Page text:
Does Complete Pathologic Response Come to Those Who Wait?
Esophageal cancer remains a leading cause of cancer death worldwide, with multimodality therapy accepted as the standard of care.1 Neoadjuvant chemoradiotherapy prior to surgery has been shown to improve overall survival, with pathologic complete response (pCR) representing an independent predictor of overall survival.2,3 While there are trials that suggest a neoadjuvant chemoradiation-to-surgery (CRT-S) interval of 6–8 weeks, there are no specific guidelines to support an optimum interval.4 Furthermore, the association of CRT-S with pCR has not been definitively established. To address this, Azab et al. retrospectively studied 5181 esophageal cancer patients [81% adenocarcinoma, 18% squamous cell carcinoma (SCC)], using the National Cancer Data Base, who had CRT prior to definitive surgical resection, and examined several endpoints: overall survival, 90-day mortality, and pCR. The CRT-S interval was evaluated as a continuous variable, as well as a quintile system (Q1, 15–37 days; Q2, 38–45 days; Q3, 46–53 days; Q4, 54–64 days; Q5, 65–90 days), showing a significant increase of pCR rate and 90-day mortality across quintiles (18%, 21%, 24%, 25%, and 29%, respectively, p < 0.001; 5.7%, 6.2%, 6.8%, 8.5%, and 8.2%, respectively, p = 0.002).5
This was a well-done study with a large sample size of esophageal cancer patients with varying histologies (81% adenocarcinoma, 18% SCC). The 3-year overall survival, with a mean of 33.9 months and median of 25.8 months, was in concordance with other studies for clinical stage III esophageal cancer. The rate of pCR for the study population was 23% (1210/5181), which mirrors similar studies of smaller patient populations.2,3,5 Patients with pCR, irrespective of histological type, were found to have comparative overall survival, regardless of CRT-S interval. While a longer CRT-S interval showed no negative impact in the SCC subpopulation, there was significantly worse OS and increased 90-day mortality across quintiles and with each additional week of CRT-S, especially over the last quintile (65–90 days).5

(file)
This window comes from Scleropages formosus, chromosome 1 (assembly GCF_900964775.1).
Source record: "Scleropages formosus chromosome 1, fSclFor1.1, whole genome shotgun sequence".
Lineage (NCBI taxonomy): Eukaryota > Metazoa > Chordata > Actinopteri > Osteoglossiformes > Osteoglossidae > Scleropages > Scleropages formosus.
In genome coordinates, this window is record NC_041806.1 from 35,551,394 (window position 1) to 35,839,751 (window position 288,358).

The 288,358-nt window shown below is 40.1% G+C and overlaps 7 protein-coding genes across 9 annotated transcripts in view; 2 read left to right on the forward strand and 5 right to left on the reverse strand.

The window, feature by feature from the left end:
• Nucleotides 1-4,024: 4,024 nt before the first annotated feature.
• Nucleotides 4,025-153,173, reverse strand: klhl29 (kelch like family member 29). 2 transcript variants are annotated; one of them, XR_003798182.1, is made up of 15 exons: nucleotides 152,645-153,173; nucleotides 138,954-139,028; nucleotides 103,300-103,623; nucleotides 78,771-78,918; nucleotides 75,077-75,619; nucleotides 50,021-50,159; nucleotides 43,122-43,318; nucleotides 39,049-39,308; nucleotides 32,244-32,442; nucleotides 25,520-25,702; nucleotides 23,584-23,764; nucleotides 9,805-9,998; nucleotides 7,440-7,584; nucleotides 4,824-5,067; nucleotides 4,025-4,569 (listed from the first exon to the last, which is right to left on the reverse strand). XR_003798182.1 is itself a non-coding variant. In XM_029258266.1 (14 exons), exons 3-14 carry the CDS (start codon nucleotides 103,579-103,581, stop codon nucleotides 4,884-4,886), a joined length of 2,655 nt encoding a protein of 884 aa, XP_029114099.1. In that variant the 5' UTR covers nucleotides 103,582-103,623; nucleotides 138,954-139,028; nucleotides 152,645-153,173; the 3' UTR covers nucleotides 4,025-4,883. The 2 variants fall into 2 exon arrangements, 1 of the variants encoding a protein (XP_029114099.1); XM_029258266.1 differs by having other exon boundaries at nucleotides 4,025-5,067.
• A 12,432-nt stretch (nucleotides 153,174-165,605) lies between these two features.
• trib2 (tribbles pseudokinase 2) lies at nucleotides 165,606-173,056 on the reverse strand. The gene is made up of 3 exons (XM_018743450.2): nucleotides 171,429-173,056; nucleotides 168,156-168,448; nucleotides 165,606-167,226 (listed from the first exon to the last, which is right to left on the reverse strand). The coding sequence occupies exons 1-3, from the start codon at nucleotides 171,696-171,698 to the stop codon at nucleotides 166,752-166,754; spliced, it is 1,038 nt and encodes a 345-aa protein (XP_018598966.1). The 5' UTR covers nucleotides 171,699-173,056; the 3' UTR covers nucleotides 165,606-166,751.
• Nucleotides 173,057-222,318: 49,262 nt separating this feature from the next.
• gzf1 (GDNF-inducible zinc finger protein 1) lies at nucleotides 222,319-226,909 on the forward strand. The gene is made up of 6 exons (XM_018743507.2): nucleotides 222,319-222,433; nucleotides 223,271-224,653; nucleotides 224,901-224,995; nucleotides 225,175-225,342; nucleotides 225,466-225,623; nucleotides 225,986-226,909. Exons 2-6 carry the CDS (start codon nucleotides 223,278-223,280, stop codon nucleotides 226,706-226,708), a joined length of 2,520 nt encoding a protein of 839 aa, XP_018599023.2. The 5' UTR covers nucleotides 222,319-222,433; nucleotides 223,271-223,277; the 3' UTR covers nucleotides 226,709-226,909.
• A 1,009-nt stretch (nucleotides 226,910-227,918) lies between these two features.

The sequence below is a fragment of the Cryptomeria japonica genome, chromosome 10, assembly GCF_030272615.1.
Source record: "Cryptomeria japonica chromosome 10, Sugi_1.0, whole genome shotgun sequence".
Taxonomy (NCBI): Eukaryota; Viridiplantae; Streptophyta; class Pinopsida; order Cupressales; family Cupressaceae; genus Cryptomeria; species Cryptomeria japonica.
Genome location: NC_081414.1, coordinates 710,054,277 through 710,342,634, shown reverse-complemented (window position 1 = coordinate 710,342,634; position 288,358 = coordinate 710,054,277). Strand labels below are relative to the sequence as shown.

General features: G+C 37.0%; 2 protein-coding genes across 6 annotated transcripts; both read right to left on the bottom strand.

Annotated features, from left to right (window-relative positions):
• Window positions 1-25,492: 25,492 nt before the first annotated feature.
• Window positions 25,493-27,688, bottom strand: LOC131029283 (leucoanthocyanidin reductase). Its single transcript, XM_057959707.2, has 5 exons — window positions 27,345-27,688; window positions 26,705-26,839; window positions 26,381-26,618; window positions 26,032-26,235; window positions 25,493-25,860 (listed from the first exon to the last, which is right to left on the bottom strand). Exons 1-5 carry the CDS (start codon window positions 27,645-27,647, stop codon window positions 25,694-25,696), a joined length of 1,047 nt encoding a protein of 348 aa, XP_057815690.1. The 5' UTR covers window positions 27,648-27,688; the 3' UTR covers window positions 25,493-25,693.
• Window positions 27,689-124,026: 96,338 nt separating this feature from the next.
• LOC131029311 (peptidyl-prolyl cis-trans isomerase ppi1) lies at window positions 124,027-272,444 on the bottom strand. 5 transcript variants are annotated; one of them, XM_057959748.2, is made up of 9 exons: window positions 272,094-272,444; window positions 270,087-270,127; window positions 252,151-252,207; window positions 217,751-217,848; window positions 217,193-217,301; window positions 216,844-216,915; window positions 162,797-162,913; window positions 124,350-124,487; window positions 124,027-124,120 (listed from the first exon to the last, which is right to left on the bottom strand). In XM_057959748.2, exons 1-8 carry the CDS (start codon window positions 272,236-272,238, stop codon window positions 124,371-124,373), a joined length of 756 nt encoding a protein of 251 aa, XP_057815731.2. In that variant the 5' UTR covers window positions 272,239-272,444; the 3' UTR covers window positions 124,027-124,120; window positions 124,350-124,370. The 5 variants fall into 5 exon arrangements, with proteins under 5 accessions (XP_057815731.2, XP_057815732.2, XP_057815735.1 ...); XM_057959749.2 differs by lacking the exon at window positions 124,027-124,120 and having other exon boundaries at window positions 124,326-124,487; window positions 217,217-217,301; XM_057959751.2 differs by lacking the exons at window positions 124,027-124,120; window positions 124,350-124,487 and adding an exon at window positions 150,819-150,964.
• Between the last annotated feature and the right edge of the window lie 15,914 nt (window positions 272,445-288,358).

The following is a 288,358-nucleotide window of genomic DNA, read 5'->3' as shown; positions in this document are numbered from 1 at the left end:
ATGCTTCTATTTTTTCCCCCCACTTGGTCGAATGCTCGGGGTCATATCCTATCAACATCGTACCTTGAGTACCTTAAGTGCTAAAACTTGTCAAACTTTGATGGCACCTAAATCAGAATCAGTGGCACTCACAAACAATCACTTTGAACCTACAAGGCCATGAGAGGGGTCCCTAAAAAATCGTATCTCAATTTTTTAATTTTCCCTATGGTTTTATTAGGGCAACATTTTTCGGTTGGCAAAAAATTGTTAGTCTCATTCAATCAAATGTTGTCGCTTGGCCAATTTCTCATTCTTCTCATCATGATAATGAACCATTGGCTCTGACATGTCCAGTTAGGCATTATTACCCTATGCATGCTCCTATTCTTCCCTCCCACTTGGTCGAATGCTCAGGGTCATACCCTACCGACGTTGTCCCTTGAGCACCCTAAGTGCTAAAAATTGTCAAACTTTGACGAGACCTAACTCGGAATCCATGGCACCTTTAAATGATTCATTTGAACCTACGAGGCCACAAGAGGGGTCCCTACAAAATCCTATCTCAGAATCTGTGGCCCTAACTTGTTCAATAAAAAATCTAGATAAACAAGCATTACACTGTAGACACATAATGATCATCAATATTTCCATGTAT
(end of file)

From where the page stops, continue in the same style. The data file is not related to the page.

Limitations of this study include the lack of standardization for neoadjuvant treatment protocols, leaving ambiguity as to the dose of radiation administered, as well as concurrent versus sequential protocol. While the majority of patients in this study had distal adenocarcinoma, no information is provided regarding the breakdown of histologic type within the quintiles, except for the last quintile, 65–90 days. Analysis models were adjusted for histology as a predictor of mortality and OS, but not in the analysis of pCR to CRT-S. This is an important variable in that we know of the improved response of SCC of the esophagus compared with adenocarcinoma.
Azab and colleagues advocate for a predictive model of pCR to tailor timing of esophagectomy in patients with esophageal cancer. The findings of this study support a longer CRT-S interval to 65 days, after which OS and 90-day mortality suffer. While their data adds to previous studies supporting a longer CRT-S interval in association with pCR, the determinants of pCR are still not completely understood.2,3,5 This study supports that the widely accepted window of a 6- to 8-week CRT-S interval is a positive predictor of pCR. Until further studies can support a more pointed predictive model of pCR, an interval of < 65 days supports improved pCR and acceptable OS and 90-day mortality.